Commander Tom Cheek, USN (ret.)

Tom Cheek was born on 15 April 1917 at Harrison, Arkansas. He grew up at Aberdeen on the coast of Washington State. He enlisted in the US Navy on 17 July 1935 as an Apprentice Seaman. Tom's first sea duty was aboard the carrier USS Lexington (CV-2), known affectionately to her crew as the "Lady Lex". He served initially with Air Group squadron VS-2. Tom undertook flight training and graduated as a Naval Aviation Pilot (NAP) in 1938. He returned to Lexington and served in the torpedo squadron VT-2 flying the Douglas TBD "Devastator" from November 1938 to November 1940. From November 1940 to July 1942, Tom was assigned to Lexington's fighter squadron VF-2 and flew the Brewster F2A-2 "Buffalo". He was promoted to Chief Machinist (NAP) in February 1942.

Tom Cheek aboard Lexington in 1942

From 1 April 1942 to 26 April 1942, Tom Cheek was detached for temporary additional duty with fighter squadron VF-6 aboard the carrier USS Enterprise (CV-6), and flew Combat Air Patrol (CAP) to cover the launch from USS Hornet (CV-8) of the historic Doolittle bomber raid on Japan on 18 April 1942. The CAP was vectored first to intercept a suspected hostile aircraft, but failed to sight it. The CAP then strafed and sank a Japanese picket boat. The function of these small radio-equipped vessels was to provide early warning of the approach of American warships to the Japanese home islands. Tom was promoted to Warrant Machinist on 19 April 1942.

When Enterprise returned to Pearl Harbor, Tom Cheek and Doyle C. (Tom) Barnes were attached for temporary additional duty to USS Saratoga's Fighting Three (VF-3) whose commander was the legendary fighter pilot Lieutenant Commander John S. "Jimmy" Thach. At this time, Saratoga was still undergoing repairs to torpedo damage received off Hawaii in January 1942.

After the badly-damaged USS Yorktown (CV-5) returned from the Battle of the Coral Sea on 27 May 1942, Thach, Cheek and Barnes were assigned to a composite Fighting Three (VF-3) which was itself part of a hastily assembled makeshift Air Group-5 aboard Yorktown. The composite Fighting Three assigned to Yorktown also included members of that carrier's own fighter squadron VF-42.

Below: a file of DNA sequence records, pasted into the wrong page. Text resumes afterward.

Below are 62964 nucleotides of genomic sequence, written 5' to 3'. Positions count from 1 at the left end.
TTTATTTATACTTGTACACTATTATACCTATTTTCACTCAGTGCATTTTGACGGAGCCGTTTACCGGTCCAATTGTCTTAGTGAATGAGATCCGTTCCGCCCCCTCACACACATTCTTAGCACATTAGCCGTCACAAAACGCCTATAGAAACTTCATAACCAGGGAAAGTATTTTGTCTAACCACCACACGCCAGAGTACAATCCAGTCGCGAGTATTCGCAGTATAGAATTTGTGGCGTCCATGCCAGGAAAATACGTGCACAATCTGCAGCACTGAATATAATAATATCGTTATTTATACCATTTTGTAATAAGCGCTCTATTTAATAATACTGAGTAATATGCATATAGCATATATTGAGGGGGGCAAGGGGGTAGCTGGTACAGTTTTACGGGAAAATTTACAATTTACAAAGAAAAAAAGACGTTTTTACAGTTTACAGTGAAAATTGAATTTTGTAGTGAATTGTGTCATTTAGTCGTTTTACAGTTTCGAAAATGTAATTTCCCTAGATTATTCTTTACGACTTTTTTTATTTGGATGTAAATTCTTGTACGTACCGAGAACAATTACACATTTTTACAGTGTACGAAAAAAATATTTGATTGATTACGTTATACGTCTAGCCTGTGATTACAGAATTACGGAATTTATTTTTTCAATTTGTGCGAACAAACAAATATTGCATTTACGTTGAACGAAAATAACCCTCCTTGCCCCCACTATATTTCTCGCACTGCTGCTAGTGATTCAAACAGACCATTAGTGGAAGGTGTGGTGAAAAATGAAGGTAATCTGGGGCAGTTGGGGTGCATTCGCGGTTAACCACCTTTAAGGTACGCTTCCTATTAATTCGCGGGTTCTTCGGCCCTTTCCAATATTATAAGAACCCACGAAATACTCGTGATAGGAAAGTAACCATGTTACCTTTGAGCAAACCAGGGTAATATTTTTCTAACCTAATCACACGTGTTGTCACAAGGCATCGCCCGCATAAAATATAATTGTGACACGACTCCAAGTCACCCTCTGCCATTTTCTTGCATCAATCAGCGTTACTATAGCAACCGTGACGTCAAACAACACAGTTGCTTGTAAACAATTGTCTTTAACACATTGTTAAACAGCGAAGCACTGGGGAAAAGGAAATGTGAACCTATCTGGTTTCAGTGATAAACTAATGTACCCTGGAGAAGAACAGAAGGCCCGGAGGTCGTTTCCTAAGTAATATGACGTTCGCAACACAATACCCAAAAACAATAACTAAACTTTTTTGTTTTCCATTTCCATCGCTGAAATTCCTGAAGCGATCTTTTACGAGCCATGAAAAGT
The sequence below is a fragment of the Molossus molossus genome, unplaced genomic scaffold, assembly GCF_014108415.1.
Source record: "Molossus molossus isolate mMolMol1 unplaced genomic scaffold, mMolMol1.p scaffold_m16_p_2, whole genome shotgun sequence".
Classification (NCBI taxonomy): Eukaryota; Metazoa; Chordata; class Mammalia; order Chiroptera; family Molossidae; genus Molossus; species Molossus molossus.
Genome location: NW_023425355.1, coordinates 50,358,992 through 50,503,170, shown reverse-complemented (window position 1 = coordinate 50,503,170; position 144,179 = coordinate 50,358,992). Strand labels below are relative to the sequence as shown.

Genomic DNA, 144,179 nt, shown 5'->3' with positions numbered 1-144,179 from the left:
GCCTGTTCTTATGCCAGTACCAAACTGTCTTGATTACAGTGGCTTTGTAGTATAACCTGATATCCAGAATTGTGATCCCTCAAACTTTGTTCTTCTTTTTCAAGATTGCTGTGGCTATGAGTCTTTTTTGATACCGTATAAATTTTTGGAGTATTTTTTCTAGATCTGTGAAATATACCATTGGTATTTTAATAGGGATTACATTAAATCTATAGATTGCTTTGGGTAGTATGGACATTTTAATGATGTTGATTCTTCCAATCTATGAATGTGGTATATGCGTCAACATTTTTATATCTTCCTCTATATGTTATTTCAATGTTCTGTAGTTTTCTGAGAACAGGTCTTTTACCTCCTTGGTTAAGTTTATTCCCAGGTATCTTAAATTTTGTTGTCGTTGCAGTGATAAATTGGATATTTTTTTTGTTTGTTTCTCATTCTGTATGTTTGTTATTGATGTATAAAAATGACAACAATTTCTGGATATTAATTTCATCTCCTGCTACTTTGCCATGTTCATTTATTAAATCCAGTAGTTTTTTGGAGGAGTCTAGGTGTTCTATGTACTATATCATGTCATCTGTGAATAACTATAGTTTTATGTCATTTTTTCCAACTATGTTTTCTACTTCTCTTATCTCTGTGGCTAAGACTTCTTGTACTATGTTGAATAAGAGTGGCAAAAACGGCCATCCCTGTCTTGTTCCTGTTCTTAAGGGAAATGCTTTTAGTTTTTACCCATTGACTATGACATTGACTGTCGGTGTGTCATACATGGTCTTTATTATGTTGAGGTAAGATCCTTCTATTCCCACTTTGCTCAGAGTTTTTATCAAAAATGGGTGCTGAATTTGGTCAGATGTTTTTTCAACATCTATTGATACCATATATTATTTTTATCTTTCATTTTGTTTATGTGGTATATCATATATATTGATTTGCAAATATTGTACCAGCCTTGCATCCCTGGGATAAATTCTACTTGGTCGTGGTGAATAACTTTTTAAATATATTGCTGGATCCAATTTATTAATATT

The next twist in Tom Cheek's career would place him in the thick of the great naval battle that turned the tide of the Pacific War against Japan. At Midway, Tom Cheek had the extraordinary experience of seeing three of Japan's best carriers turned into blazing hulks before his very eyes.

On 4 June 1942, Tom Cheek was part of a six-plane escort for Yorktown's Torpedo Three (VT-3), along with Lieutenant Commander "Jimmy" Thach, Ensigns Robert A.M. "Ram" Dibb, Edgar "Red Dog" Bassett and Daniel Sheedy and Lieutenant (JG) Brainard T. Macomber. As the lumbering, obsolescent Devastator TBD bombers of Torpedo Three approached the powerful Japanese First Carrier Striking Force, they and their six escort F4Fs were attacked by forty-one Zero fighters defending the Japanese carriers. The heavily outnumbered F4Fs were forced to defend themselves while the TBDs pressed home their gallant but hopeless attack.

In the fierce air battle over the Japanese fleet, Tom Cheek shot down three Zeros. Bassett was lost in combat. The remaining five F4Fs returned to Yorktown. Cheek's damaged plane crashed into the barrier on landing, and flipped onto its back. He experienced two Japanese air attacks on Yorktown on the afternoon of June 4, and abandoned the severely crippled carrier with other crew members. Following the Battle of Midway, Tom Cheek was awarded the Navy Cross and appointed to the rank of Ensign.

Tom Cheek now tells his story of the Battle of Midway to which he has given the title:

"A Ring of Coral"

Destination "Point Luck"

4 June 1942 - "Pilots, man your planes!"

Wildcat versus Zero

Watching the attack on Japan's First Carrier Striking Force

Return to Yorktown

Yorktown under attack

Abandon ship!


Some references to the Battle of Midway credit Tom Cheek with only one Zero shot down, plus one or perhaps two others probable or damaged. Tom attributes this to his hurried verbal report to squadron commander "Jimmy" Thach immediately upon his return to Yorktown on June 4At that time, Tom was not aware that the second Zero he’d fired at head-on had exploded after passing behind him. However, the destruction of this Zero was observed by his wingman Dan Sheedy. Tom only became aware when he discussed the fate of the second Zero with Dan Sheedy at Pearl Harbor several days later.  Japanese records subsequently disclosed that the Zero Tom fired at and hit while banking left (immediately after the head-on encounter) did not return after the engagement, thus becoming Tom’s third "kill" for the day.



© Copyright CommanderTom Cheek, USN (Ret.). All rights reserved. This story has been reproduced in its present form on the Pacific War Web-site with the permission of the copyright holder, and as a result of collaboration between Commander Cheek and the author of this web-site. The text of the story cannot be reproduced elsewhere without the permission of Commander Cheek.